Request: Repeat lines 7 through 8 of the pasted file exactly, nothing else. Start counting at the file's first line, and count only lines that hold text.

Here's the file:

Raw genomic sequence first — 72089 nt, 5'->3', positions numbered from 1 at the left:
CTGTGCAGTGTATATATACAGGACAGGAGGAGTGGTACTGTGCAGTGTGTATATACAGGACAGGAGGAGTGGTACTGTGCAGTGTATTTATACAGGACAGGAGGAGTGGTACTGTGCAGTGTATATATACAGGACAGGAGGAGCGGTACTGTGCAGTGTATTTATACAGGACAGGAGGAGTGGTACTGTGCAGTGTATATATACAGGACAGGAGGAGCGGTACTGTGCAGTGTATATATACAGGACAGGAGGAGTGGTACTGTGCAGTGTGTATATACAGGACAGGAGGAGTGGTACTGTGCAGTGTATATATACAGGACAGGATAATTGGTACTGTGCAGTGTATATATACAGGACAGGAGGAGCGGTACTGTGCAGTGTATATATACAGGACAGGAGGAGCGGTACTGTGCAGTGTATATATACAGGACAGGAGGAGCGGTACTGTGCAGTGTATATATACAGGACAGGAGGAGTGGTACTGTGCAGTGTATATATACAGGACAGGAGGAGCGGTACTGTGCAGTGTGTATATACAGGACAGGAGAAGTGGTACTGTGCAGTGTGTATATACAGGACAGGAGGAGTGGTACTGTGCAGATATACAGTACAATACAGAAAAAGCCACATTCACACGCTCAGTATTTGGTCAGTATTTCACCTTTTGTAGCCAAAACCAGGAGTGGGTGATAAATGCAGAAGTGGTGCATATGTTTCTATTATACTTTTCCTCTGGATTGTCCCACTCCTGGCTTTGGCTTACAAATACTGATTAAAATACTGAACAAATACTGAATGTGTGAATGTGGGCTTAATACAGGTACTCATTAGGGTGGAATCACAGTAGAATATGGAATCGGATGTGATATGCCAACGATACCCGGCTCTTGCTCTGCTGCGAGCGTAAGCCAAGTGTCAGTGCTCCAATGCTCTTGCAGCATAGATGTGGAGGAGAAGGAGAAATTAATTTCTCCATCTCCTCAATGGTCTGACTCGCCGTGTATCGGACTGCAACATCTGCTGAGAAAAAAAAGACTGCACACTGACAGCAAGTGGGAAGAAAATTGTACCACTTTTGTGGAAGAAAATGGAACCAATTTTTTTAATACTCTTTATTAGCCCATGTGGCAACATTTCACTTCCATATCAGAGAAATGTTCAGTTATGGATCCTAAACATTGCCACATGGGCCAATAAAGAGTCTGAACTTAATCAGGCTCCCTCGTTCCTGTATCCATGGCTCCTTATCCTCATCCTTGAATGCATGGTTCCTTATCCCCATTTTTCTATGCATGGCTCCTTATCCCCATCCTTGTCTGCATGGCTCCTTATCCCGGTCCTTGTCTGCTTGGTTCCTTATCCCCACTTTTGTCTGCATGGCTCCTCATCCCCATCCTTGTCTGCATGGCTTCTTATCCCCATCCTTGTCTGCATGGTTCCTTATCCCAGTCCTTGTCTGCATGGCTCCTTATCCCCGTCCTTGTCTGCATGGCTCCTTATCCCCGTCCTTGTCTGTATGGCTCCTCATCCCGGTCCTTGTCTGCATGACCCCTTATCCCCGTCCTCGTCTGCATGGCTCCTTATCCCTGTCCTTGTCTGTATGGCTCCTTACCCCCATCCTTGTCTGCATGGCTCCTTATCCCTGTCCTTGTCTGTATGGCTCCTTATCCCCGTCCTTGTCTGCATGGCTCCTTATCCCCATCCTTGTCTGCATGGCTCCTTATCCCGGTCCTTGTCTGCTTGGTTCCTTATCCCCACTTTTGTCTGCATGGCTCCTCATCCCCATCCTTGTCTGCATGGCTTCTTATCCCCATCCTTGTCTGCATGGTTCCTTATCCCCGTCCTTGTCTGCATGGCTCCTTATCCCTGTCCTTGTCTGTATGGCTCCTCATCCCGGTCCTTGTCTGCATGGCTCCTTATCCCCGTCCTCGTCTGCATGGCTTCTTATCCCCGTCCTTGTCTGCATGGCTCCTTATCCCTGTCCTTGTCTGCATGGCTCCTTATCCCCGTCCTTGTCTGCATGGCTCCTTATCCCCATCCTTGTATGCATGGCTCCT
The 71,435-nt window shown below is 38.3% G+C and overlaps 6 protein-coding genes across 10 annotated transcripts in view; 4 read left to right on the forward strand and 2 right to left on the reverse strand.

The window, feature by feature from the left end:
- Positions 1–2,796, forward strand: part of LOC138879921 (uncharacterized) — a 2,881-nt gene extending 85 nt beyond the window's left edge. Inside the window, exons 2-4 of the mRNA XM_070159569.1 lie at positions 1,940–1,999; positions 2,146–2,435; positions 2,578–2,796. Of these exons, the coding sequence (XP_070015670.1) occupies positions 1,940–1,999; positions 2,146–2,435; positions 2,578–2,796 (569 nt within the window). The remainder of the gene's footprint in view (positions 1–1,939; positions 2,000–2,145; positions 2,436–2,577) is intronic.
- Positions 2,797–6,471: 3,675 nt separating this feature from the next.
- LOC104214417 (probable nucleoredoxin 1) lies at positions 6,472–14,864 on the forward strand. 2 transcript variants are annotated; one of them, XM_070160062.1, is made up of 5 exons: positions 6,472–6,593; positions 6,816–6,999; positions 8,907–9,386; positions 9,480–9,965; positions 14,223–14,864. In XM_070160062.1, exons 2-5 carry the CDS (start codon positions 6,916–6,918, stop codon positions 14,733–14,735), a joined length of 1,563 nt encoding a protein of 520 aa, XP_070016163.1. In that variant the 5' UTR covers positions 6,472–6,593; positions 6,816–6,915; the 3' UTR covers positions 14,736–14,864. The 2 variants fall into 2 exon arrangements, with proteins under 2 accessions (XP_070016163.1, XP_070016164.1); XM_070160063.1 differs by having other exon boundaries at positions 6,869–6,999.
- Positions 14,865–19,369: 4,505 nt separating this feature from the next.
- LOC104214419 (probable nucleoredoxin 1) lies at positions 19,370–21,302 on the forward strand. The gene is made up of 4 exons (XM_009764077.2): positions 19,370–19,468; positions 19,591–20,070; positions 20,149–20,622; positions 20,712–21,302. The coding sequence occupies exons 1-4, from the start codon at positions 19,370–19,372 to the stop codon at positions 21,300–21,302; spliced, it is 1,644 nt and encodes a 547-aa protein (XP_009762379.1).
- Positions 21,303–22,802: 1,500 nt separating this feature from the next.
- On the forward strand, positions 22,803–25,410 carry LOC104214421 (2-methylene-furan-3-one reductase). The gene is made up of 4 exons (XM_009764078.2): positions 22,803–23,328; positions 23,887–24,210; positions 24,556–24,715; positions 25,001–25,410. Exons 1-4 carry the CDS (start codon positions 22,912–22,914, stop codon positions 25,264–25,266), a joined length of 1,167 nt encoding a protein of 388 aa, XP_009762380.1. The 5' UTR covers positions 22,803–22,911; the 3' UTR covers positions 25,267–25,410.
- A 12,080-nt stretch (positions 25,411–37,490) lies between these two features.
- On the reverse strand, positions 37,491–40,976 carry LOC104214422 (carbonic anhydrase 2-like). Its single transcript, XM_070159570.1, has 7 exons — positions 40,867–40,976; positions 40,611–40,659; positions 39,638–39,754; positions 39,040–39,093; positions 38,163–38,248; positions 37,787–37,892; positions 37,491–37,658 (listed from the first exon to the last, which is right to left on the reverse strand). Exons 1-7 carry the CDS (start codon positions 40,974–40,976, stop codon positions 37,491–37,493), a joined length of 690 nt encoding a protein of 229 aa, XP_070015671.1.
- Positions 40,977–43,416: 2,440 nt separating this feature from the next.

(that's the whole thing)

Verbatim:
- LOC104214417 (probable nucleoredoxin 1) lies at positions 6,472–14,864 on the forward strand. 2 transcript variants are annotated; one of them, XM_070160062.1, is made up of 5 exons: positions 6,472–6,593; positions 6,816–6,999; positions 8,907–9,386; positions 9,480–9,965; positions 14,223–14,864. In XM_070160062.1, exons 2-5 carry the CDS (start codon positions 6,916–6,918, stop codon positions 14,733–14,735), a joined length of 1,563 nt encoding a protein of 520 aa, XP_070016163.1. In that variant the 5' UTR covers positions 6,472–6,593; positions 6,816–6,915; the 3' UTR covers positions 14,736–14,864. The 2 variants fall into 2 exon arrangements, with proteins under 2 accessions (XP_070016163.1, XP_070016164.1); XM_070160063.1 differs by having other exon boundaries at positions 6,869–6,999.
- Positions 14,865–19,369: 4,505 nt separating this feature from the next.